important to let the process work through so that the election commission has a chance to show Kenyans the way in which they have held to the rules
and in fact implemented an election that is accountable.
WARD: So given what you observed and what you've just said, what do you make then of Mr. Odinga's comments?
KERRY: Well, I'm not going to characterize any candidate's comments at this point in time. You know, he is a candidate for president of Kenya.
He has a right to question certain things.
But I also think he obviously has a responsibility to Kenya, to the democratic process, to the rule of law to make certain that he is providing
the evidence and going through legitimate judicial process that is there for examining any kind of concerns that anybody has.
[14:05:00] Every observer group is asking for all of the leaders to be responsible, to allow the process to work out and to put to test the system
that has been put in place where transparently and accountably to everybody. In the full light of day, people will be able to see what
happened on a particular ballot, in a particular balloting location and examine whether or not the process was properly followed.
We are hearing of some protests yesterday. Two people have been killed so far.
Are you concerned about this violence?
KERRY: Well, all violence is unacceptable. And, of course, anybody is concerned, anybody in the right mind is concerned about the potential of
violence getting in the way of the legitimacy of this process.
This is not an electronic vote, ultimately. It's a paper ballot vote. And so it is determinable as to what happened. And I think it is important for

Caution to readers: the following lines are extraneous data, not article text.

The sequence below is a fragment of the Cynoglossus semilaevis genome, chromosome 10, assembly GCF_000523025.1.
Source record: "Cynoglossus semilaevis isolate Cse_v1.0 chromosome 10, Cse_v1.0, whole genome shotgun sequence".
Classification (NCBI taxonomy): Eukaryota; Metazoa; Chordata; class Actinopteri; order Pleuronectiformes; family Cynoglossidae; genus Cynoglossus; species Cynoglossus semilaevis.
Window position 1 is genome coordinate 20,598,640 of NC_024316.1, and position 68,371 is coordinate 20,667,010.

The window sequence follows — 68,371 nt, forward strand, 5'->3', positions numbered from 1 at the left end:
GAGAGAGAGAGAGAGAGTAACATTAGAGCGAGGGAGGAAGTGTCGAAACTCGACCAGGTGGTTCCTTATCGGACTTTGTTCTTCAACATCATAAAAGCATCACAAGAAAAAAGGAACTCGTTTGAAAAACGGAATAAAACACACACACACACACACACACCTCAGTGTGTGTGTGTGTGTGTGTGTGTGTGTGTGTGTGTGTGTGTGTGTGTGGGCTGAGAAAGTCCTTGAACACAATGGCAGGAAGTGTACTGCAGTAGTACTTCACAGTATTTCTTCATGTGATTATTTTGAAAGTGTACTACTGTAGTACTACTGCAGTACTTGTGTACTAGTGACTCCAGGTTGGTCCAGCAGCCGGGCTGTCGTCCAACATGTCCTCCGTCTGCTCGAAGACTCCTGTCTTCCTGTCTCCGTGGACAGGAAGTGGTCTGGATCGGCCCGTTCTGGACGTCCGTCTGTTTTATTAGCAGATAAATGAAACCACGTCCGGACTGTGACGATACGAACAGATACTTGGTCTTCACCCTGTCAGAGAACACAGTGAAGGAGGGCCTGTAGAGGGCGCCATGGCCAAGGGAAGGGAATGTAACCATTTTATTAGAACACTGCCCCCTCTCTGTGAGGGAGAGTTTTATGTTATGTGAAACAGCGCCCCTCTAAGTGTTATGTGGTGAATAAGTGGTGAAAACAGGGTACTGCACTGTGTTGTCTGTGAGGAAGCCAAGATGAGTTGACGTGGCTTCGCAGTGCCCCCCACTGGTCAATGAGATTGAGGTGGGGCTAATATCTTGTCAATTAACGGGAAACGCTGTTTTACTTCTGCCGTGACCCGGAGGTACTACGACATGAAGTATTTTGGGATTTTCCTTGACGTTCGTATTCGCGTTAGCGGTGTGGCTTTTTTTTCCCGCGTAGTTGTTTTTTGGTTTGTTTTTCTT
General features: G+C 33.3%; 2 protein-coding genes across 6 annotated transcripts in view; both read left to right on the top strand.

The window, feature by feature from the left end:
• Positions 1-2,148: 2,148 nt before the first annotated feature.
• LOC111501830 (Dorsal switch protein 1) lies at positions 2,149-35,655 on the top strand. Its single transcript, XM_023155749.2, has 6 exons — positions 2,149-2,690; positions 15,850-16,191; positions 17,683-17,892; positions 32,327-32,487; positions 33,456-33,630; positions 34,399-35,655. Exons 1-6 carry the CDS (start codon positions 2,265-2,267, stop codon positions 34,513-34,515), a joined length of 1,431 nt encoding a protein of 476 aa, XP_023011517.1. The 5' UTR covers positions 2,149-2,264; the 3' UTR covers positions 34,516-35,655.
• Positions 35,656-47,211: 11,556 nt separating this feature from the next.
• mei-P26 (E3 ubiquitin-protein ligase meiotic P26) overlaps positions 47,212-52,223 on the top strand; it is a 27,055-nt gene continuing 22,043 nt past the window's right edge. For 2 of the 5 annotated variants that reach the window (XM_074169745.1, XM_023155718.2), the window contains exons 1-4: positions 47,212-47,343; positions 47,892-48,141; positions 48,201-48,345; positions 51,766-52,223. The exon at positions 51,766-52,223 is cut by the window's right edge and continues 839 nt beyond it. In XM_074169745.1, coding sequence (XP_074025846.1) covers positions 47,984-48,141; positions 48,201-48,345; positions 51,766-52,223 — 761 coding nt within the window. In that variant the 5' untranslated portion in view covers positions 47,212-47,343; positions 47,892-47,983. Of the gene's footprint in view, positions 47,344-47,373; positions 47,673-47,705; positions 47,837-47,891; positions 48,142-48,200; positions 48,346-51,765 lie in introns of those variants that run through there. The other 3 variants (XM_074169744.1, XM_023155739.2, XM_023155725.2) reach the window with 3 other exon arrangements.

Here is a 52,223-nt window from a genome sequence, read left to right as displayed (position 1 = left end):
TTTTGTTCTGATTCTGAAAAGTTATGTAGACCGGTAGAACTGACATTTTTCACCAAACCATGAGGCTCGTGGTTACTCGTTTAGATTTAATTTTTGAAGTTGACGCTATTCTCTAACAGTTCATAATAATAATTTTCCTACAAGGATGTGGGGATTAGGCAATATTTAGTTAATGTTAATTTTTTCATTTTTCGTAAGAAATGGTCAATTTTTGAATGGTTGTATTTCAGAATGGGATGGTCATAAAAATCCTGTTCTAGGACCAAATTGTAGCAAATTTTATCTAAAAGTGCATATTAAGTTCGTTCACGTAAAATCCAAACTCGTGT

all of the candidates to allow the process to be transparently put to the test and then if they have a concern, go through the rule of law. Go to the
court process and let the evidence be there for everybody to see.
I think there is great legitimacy in the basic process. The question now that has to be tested is did everybody follow it. And has it in fact as
somebody attempted to alter it at any stage. But the important thing for people to know for every Kenyan to know, this is their election. It's
their individual votes that they waited in line for hours to cast.
And we believe -- the Carter Center believes and the other observers believe that we can determine whether or not those votes were properly
cast, properly counted, properly transmitted, and whether or not the integrity of this election has been protected. And that is what is
critical to every Kenyan and everybody who cares about democracy.
WARD: And just finally, Secretary Kerry, I would be remiss if I didn't take this opportunity to just ask you quickly about your thoughts on the
escalating tensions in the Korean Peninsula.
Are you concerned about what you see taking place there and what was your response at all to President Trump's promises of fire and fury to the North
Koreans if these threats continue?
KERRY: Well, I think that terminology is concerning because it kind of pushes people into corners, into boxes and while it may be a legitimate
point of view or an impression someone has, it is important for diplomacy to work this.
It is important for us to leave the opportunities for diplomacy to work and not to heightened tensions, but rather to try to work our way through them.
So it's my hope that level heads will prevail here. Clearly, the Chinese play a very critical role in this. And we have to work very, very hard on
a number of different fronts, not just the Chinese, in order to reduce the tension.